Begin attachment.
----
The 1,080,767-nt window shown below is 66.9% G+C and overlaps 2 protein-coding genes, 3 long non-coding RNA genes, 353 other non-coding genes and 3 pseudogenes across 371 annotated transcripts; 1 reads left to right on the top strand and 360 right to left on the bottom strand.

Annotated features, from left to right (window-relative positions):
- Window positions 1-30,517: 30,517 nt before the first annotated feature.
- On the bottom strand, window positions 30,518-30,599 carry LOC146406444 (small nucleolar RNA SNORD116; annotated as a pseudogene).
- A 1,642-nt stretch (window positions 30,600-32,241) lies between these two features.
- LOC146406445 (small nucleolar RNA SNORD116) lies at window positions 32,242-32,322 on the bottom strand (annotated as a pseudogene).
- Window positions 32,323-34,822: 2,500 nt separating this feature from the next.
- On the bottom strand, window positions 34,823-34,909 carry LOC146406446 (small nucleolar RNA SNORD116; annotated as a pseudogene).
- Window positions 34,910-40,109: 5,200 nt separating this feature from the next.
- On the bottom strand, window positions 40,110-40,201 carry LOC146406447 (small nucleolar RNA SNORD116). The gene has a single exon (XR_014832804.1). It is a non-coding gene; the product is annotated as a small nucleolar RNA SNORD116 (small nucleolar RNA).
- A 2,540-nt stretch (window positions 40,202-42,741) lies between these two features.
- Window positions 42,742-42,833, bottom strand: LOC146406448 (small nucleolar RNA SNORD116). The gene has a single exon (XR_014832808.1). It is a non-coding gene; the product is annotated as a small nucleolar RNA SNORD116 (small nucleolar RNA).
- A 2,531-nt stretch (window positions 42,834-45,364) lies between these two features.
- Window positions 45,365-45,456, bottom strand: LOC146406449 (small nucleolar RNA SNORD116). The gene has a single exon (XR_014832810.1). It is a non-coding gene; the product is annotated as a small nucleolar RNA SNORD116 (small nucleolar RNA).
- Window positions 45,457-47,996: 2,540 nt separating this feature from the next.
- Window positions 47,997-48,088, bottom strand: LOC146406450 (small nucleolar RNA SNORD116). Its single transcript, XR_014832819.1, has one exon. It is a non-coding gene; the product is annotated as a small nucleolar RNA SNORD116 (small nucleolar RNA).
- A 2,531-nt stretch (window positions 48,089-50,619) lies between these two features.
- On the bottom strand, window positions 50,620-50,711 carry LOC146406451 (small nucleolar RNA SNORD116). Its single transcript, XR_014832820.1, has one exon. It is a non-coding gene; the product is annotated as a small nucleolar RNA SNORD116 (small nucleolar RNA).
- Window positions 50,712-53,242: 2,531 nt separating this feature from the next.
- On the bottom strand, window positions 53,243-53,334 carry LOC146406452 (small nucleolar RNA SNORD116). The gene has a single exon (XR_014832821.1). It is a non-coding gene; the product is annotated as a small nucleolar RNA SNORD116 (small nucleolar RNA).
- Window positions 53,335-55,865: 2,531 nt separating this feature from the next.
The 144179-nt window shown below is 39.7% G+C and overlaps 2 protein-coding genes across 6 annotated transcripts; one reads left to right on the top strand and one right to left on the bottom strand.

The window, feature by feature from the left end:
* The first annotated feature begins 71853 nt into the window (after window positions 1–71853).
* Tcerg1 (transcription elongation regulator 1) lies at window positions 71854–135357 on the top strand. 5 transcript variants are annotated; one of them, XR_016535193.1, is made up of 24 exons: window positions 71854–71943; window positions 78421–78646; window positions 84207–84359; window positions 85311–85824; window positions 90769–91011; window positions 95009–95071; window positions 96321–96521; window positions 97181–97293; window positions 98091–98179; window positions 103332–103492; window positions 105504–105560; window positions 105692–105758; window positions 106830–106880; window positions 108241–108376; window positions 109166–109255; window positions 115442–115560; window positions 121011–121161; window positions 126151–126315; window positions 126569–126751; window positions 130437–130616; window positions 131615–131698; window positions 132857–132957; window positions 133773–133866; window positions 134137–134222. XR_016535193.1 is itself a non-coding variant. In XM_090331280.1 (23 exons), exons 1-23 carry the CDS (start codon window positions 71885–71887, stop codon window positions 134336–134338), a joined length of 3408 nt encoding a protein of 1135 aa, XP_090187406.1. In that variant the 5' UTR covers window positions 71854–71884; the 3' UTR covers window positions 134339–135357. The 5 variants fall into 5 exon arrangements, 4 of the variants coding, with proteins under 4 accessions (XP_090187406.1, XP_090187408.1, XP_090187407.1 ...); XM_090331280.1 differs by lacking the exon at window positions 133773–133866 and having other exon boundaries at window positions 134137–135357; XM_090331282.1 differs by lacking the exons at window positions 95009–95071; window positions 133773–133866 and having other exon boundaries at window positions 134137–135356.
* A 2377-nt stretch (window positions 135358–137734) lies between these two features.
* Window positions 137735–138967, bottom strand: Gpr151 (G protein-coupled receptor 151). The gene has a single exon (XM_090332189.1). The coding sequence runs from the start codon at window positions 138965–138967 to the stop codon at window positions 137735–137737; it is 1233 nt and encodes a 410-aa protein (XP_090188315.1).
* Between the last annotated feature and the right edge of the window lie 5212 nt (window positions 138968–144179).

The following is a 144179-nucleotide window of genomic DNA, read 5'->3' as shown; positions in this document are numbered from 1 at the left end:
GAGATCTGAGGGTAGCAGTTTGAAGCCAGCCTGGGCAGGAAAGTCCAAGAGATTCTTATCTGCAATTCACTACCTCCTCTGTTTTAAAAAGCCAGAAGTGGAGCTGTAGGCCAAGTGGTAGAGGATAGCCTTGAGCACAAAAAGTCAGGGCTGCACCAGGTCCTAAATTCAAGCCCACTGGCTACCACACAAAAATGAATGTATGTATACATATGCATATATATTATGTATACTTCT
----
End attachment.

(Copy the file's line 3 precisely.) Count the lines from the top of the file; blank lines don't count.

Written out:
- Window positions 1-30,517: 30,517 nt before the first annotated feature.